Ladies and gentlemen: good afternoon, and thank you for coming.

Earlier in the week, we committed to Kenyans, and to the media, that we would come back to you, to give you more information, and to explain matters which are now in the public domain. That’s because we take our mission seriously. Kenyans work hard for their money. They trust that in return for their taxes, we will take care of their health, we will spend their money prudently, and we will be accountable to them. Today is all about accountability.

I’d like to inform you, and members of the public, that we have invited the EACC, the DCI and Kenya National Audit Office (KENAO) who have dispatched their teams to the ministry to carry out investigations on all the matters raised in recent reports.

First, as some of you will know, internal audit is a management function. In the first instance, the audits are addressed to management, raising queries, and asking for responses to them. The reports generated are intended to point out strengths, and potential problems, and to help management in its tasks. One of those tasks is the management of public funds. Within government, the internal auditor undertakes the audit on behalf of the National Treasury.

Second, it is my duty to lead the Ministry of Health. I understand that clearly; that is why I commissioned the audit myself. As I said earlier, media reports of the leaked internal audit report did not include replies to the queries it raised. This is so even when the relevant documents are publicly available. We in the Ministry expect to be held accountable. That is why I am here.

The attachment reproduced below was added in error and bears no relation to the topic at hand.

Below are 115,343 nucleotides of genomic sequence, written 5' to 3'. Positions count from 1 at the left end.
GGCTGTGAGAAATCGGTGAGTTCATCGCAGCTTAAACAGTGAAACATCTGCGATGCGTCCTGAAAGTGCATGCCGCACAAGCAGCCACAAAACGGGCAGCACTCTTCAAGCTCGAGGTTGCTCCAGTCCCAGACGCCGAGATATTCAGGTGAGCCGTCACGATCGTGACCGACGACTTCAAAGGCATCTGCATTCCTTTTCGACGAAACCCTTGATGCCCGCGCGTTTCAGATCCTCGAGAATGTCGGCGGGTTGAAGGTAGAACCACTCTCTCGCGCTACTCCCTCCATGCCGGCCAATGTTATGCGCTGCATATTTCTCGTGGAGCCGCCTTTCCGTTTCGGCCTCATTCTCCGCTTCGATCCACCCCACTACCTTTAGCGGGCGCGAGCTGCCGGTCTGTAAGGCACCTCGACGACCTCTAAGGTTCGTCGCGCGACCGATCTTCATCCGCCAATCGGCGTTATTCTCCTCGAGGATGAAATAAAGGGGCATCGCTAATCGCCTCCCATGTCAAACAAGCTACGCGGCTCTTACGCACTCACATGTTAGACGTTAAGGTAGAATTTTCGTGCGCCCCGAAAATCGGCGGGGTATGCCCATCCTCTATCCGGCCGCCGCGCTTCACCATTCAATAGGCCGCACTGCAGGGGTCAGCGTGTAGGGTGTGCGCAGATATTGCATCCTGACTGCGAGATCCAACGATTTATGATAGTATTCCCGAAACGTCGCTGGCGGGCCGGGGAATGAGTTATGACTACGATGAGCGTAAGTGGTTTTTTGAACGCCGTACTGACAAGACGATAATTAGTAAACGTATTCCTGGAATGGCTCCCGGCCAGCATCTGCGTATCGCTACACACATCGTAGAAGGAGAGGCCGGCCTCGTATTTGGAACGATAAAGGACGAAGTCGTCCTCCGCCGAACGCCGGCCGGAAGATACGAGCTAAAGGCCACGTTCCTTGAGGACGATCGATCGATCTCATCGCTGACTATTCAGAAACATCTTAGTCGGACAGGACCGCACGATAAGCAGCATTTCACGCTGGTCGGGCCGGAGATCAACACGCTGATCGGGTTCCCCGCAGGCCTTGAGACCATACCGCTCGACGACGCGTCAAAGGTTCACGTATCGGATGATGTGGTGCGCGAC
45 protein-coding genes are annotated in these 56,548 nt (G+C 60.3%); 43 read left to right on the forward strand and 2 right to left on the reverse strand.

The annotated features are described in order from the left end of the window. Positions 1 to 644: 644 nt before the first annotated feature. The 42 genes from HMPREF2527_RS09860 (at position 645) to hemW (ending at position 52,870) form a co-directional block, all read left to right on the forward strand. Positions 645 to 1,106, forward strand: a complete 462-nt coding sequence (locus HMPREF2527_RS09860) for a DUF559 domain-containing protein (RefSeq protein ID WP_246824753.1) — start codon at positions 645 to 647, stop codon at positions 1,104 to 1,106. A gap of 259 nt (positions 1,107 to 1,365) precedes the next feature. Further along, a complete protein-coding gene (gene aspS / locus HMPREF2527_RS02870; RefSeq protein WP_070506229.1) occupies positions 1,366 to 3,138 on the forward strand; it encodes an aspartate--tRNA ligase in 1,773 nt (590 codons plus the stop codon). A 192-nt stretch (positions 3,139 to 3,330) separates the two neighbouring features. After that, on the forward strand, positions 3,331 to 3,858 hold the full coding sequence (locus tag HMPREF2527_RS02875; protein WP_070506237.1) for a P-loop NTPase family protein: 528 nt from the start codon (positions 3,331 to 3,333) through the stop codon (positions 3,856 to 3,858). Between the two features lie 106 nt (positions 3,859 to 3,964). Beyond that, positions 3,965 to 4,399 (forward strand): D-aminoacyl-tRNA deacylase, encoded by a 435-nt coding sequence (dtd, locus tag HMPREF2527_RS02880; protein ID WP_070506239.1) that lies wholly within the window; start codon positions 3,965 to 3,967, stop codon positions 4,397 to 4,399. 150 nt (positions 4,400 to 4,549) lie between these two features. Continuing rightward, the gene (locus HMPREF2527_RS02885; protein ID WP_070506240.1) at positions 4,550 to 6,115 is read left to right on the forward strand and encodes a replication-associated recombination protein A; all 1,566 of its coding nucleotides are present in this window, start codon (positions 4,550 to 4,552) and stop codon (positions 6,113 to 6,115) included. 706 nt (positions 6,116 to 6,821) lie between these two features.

Third, let us trace out a small part of the audit journey. Clarification was sought on the question of supplementary estimates appropriated for the financial year 2015/16.

Did the estimates meet the procedural requirements set out in the Constitution, in the Public Finance Management Act, and in relevant regulations? Yes, they did.

As is procedure, the Ministry asked the National Treasury for extra funding on 30th November and 16th December 2015. The National Treasury gave its approvals on 26th February and 14th March 2016, and the National Assembly approved the additional funding through supplementary estimates for 2015/16.

These requests and approvals are part of the public record.

Ladies and gentlemen it is clear, therefore, that the supplementary estimates requested, in the amount of KSh 865,795,750, were approved and appropriated as provided for by the Public Finance Management Act, and other relevant law.

Let me give some examples of projects to which the money went. KSh 100,000,000 went to Lamu County to expand health services at the King Fahd Hospital; as we speak today, the new building in Lamu is being roofed. Another KSh 100,000,000 went to Bungoma County to refurbish Bungoma Level IV Hospital, and to expand its maternity and child unit.

This money was appropriated according to law and procedure, and it has made a direct difference to the lives of ordinary Kenyans.

Fourth, the fact of the matter is that we in this Ministry take a dim view of corruption and mismanagement. Further, we fully appreciate the heavy responsibilities with which Kenyans have entrusted us, and we remain wholly committed to meeting our mandate. First-class healthcare and value for money remain our objectives. So, I ask Kenyans to bear with us, and the other agencies of government that are dealing with the matter, as we determine the facts.

On our part, we have started, and will continue to aid their work, for I believe the outcome of this exercise will leave the Ministry even stronger.




Dr. Cleopa Mailu, EBS


28th October 2016